Life Cycle Analysis of Water Networks

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Abstract
Water authorities around the world are faced with the problem of ageing distribution networks and often only limited historical data on which to base a sound long term, cost efficient replacement policy. The LICAN approach to whole of life costing is introduced and a hypothetical case study is used to demonstrate the importance of such an approach. A selection of pipe networks utilizing different pipe materials (PVC, DI and PE) are modeled to determine their whole of life cost, taking into account installation, maintenance and repair costs.

Keywords: water distribution pipes, polyethylene, uPVC, ductile iron, life cycle cost of pipe

Introduction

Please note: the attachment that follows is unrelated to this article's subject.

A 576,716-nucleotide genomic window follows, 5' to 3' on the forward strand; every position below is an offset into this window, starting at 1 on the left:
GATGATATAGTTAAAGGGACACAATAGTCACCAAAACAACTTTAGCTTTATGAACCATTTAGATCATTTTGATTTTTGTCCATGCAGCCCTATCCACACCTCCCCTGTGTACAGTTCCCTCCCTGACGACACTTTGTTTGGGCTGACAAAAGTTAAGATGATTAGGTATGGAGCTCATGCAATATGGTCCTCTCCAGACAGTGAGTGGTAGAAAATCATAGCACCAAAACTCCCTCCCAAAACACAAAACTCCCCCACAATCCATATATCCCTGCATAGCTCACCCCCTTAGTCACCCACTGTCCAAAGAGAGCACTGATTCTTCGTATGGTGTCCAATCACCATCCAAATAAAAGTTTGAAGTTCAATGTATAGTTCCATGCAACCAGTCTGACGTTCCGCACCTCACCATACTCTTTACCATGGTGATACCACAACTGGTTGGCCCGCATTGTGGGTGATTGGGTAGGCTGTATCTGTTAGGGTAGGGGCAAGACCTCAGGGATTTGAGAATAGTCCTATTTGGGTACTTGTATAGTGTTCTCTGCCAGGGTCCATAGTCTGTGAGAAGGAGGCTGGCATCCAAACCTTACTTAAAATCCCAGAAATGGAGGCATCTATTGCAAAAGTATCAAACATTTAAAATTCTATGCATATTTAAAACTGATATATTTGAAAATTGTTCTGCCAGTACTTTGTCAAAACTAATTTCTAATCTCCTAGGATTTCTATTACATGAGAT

Water authorities around the world are faced with the problem of ageing networks and often only limited historical data on which to base a sound long term, cost efficient replacement policy. Water distribution pipe networks last for decades and thus it is essential to base any replacement strategy on a life cycle basis, rather than possible short-term benefits, such as the pipe’s initial cost. However, assessing the life cycle benefits of alternative pipe type networks usually relies on detailed analysis of a utility’s existing system and many do not have the necessary data, time or indeed resources to enable such a study. A simple yet effective method for carrying out long-term life cycle analysis is required for these utilities.

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